Cohuman + Mindjet = Idea management from inception to execution

A year ago at Net: Work 2010 the audience crowned social task management product Cohuman with the people’s choice award. The company was also a Future Ideas Launchpad finalist. So what’s happened to the company since it made a big splash at last year’s conference?

Think: Free Mind Maps for Newbies

Mind maps can be very useful for sketching out ideas, visualizing problems and planning. However, a lot of the mind mapping tools we’ve covered here on WWD are quite complex, which can be intimidating for beginners.

SmartDraw 2010: An Easy-to-use Diagramming Tool

Drawings and diagrams are playing an increasingly important role in creative, marketing and technical communications. If you are an independent web worker who needs to create diagrams, you need to choose your drawing tools carefully, especially if, like me, you are not a skilled artist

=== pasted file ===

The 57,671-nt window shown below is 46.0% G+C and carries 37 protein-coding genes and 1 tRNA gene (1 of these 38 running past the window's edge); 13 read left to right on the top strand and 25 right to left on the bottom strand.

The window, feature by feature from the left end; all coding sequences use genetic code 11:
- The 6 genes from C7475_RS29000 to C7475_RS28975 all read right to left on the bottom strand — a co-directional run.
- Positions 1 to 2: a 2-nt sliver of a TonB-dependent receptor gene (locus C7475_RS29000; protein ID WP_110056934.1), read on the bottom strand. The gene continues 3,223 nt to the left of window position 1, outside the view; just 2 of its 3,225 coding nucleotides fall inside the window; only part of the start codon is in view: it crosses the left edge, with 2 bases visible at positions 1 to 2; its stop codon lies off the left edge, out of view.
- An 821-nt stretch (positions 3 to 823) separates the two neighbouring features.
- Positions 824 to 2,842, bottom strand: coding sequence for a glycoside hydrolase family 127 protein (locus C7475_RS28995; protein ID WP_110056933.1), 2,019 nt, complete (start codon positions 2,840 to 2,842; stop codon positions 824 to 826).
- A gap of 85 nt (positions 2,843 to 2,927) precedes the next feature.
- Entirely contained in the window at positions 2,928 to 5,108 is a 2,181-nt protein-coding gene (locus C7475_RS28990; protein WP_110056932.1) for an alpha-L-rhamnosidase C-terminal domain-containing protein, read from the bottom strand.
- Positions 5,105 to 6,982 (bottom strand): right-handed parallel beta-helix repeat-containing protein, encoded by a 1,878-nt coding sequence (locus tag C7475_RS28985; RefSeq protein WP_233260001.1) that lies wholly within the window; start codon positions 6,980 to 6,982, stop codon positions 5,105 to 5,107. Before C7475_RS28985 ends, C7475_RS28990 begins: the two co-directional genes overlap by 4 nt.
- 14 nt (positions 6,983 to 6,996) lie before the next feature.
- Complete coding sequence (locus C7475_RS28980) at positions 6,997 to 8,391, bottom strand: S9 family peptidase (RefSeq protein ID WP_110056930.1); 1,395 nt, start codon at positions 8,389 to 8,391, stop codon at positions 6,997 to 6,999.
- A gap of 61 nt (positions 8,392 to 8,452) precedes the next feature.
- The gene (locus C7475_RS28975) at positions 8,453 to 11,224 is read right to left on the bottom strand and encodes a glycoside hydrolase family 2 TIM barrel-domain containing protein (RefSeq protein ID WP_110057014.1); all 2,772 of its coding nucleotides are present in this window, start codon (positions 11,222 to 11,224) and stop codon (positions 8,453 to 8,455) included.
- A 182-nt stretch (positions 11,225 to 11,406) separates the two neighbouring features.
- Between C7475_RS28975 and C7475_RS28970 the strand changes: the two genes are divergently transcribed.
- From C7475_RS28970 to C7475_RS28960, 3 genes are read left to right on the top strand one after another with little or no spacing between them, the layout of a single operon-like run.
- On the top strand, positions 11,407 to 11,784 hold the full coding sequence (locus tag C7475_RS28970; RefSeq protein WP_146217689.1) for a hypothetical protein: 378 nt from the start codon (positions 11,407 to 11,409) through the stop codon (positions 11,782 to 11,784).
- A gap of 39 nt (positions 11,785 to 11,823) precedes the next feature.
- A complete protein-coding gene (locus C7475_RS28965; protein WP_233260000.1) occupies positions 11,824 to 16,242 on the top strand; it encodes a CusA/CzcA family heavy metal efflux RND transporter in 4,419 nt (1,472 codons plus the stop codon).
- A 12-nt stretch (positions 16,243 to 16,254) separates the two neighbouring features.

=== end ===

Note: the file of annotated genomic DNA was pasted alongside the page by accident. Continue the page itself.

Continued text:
MindNode (touch): MindNode Comes to the iPhone

After lamenting the lack of mind mapping applications for the iPhone (s aapl), recent weeks have seen the launch of MindJet for iPhone, MindMeister and latterly, the iPhone/iPod touch edition of another mind mapping app we’ve covered previously, Markus Müller’s MindNode.

MindNode (touch) shares the simplicity and elegance of the desktop version, leading to an effortless but powerful user experience.

The app can stand alone from its desktop counterpart, matching it feature-for-feature and providing a productive mobile working environment. Maps can be created and edited fully on the device and imported and exported between various open formats. The iPhone’s standard search, cut & paste and landscape modes are all supported. Read More about MindNode (touch): MindNode Comes to the iPhone

WWD Interview: MindJet CEO, Scott Raskin

Scott RaskinToday sees the release of MindJet Catalyst, the latest edition of MindJet’s mind mapping software. A few days ago, I had the chance to talk to MindJet’s CEO, Scott Raskin, about the new release, his perspective on mind mapping software and where the company is headed.